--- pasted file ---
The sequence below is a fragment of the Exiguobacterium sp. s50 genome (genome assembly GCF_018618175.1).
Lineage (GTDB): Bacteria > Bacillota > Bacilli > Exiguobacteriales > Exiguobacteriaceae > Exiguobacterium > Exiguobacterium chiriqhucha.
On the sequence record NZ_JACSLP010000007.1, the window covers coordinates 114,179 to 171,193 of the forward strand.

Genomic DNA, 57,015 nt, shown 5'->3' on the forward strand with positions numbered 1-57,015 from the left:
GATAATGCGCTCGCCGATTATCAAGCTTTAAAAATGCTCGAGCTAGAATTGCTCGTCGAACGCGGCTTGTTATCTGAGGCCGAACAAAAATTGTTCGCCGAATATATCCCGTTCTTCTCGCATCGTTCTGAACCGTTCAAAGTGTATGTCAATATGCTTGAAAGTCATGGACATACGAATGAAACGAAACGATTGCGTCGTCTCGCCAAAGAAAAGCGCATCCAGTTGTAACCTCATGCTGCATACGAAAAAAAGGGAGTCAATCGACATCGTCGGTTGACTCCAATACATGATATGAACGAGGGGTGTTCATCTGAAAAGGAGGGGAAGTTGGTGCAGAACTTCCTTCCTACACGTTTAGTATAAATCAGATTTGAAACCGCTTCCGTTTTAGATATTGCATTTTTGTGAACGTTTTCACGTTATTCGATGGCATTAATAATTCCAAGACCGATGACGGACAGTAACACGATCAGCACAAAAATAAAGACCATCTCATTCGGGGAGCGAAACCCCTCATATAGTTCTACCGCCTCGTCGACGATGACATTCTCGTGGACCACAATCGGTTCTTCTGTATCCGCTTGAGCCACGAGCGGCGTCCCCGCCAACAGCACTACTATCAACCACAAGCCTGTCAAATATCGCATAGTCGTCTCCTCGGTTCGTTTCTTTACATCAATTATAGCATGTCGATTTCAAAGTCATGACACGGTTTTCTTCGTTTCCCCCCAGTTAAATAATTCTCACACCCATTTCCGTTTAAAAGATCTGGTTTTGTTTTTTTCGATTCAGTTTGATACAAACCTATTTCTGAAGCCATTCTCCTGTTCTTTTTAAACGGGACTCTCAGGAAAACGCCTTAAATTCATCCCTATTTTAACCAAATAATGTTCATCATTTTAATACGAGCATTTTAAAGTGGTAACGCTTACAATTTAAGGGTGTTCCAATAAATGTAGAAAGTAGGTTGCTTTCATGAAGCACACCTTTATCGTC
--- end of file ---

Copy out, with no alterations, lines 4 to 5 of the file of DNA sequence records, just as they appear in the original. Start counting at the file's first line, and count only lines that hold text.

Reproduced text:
Genomic DNA, 57,015 nt, shown 5'->3' on the forward strand with positions numbered 1-57,015 from the left:
GATAATGCGCTCGCCGATTATCAAGCTTTAAAAATGCTCGAGCTAGAATTGCTCGTCGAACGCGGCTTGTTATCTGAGGCCGAACAAAAATTGTTCGCCGAATATATCCCGTTCTTCTCGCATCGTTCTGAACCGTTCAAAGTGTATGTCAATATGCTTGAAAGTCATGGACATACGAATGAAACGAAACGATTGCGTCGTCTCGCCAAAGAAAAGCGCATCCAGTTGTAACCTCATGCTGCATACGAAAAAAAGGGAGTCAATCGACATCGTCGGTTGACTCCAATACATGATATGAACGAGGGGTGTTCATCTGAAAAGGAGGGGAAGTTGGTGCAGAACTTCCTTCCTACACGTTTAGTATAAATCAGATTTGAAACCGCTTCCGTTTTAGATATTGCATTTTTGTGAACGTTTTCACGTTATTCGATGGCATTAATAATTCCAAGACCGATGACGGACAGTAACACGATCAGCACAAAAATAAAGACCATCTCATTCGGGGAGCGAAACCCCTCATATAGTTCTACCGCCTCGTCGACGATGACATTCTCGTGGACCACAATCGGTTCTTCTGTATCCGCTTGAGCCACGAGCGGCGTCCCCGCCAACAGCACTACTATCAACCACAAGCCTGTCAAATATCGCATAGTCGTCTCCTCGGTTCGTTTCTTTACATCAATTATAGCATGTCGATTTCAAAGTCATGACACGGTTTTCTTCGTTTCCCCCCAGTTAAATAATTCTCACACCCATTTCCGTTTAAAAGATCTGGTTTTGTTTTTTTCGATTCAGTTTGATACAAACCTATTTCTGAAGCCATTCTCCTGTTCTTTTTAAACGGGACTCTCAGGAAAACGCCTTAAATTCATCCCTATTTTAACCAAATAATGTTCATCATTTTAATACGAGCATTTTAAAGTGGTAACGCTTACAATTTAAGGGTGTTCCAATAAATGTAGAAAGTAGGTTGCTTTCATGAAGCACACCTTTATCGTC